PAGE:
Do away with trial exams

Friday September 7, 2012

http://thestar.com.my/news/story.asp?file=/2012/9/7/focus/11982676&sec=focus

I REFER to the issue of the school trial exams that are drawing near “Bent on acing exams” (Sunday Star, Sept 2) and “Investigate if exam leaks are true” (The Star, Sept 5). In my opinion trial exams as practised now should be done away with.

In yesteryears, schools had their own trial exams. These were very much like the annual end-of-the-year exams.

The exam schedule was such that a minimum number of days were used. This was to ensure that there would still be time for revision/remedial classes before the real exams.

Then, came the “transformation”! Some thinkers thought it right to have common trial exams for all schools.

It was argued that some schools might not have experienced teachers to set questions of good quality and standard. Their students might thus be disadvantaged.

Also, students should have a “run and feel” of the real exam. Therefore, all subjects should have the full number of papers as in the real exam.

In addition, not only were there trial exams at state level, there were also trial exams specially catered for residential schools, science schools and technical/vocational schools.

As a result, students in such schools would sit for more than one trial exam.

A trial exam for PMR/SPM/STPM may take up to two/three weeks or more and they are usually held a least a month before the real exams.

Time has to be allocated for the actual trial exam, teachers to mark the answer scripts and remedial classes after that.

What is the reality on the ground? The long trial exam period together with its “severity” gives students the impression that formal lessons are over.

After the exams, the students are in no mood to go back to school.

They stay home purportedly to do self-study and wait for the real exams to begin.

With the abundance of past year exam papers and sample questions books available in the market, I do not see the need for a trial to give students the “run and feel” of a real exam.

Students can easily purchase these books and teachers can use them for practice in class.

As for questions leakages, this is not to be unexpected.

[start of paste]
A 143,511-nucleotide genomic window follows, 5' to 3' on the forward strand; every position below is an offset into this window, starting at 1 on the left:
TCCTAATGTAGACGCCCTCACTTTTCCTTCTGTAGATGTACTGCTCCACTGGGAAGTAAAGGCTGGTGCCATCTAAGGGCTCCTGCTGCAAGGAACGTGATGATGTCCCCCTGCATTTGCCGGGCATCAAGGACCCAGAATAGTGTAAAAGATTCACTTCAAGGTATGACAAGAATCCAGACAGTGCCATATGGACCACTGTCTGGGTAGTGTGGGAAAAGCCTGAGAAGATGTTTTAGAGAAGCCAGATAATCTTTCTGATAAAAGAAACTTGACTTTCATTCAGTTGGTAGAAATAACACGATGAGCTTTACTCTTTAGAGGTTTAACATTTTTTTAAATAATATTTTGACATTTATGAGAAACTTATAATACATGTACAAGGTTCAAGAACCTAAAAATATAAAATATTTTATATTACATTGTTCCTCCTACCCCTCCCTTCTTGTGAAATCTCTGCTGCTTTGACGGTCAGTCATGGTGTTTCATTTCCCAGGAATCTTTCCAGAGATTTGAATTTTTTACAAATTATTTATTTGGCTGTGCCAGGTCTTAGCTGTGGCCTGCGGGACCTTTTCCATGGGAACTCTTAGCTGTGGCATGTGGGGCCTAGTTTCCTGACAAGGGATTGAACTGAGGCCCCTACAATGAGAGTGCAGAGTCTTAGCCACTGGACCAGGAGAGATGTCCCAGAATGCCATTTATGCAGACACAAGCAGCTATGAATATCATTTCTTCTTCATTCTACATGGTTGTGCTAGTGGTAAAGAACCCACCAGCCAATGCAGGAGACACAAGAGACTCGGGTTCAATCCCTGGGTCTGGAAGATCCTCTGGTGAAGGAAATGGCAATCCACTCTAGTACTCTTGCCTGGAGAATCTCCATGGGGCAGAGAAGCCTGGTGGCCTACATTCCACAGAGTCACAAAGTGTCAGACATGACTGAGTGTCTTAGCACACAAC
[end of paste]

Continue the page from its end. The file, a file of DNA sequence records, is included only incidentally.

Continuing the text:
After the papers are set, a district or state level committee is designated to print and distribute the papers to all the schools.

Normally the printing is outsourced. Schools, district education offices and even the state education department have not the status, amenities, and the “power” of the official Ministry-level Examination Syndicate/Council.

The question papers and the whole administration of trial exams do not fall under the ambit of the Official Secret Acts (OSA).

No one can really be prosecuted for “leaking” trial exam questions.

There are many reasons why questions are and can be “leaked”.

Students (and their parents) unduly worry that their performance in the trial exam may affect their chance of being selected for scholarship awards or admission to college/university.

No scholarships or admissions of substance are granted purely on trial exam results.

The awards and admissions are always based on the actual exam results.

Without the trial exam, students get more time for their lessons.

Teachers instead of marking answer scripts should use the time to discuss past year exam questions in class.

Full scale exams as are done now actually deprive students of valuable learning time.

And, most important of all, without the trial exams, schools do not get into exam, “no-lesson” mode too early.

It is time to seriously consider doing away with all trial exams.

LIONG KAM CHONG
Seremban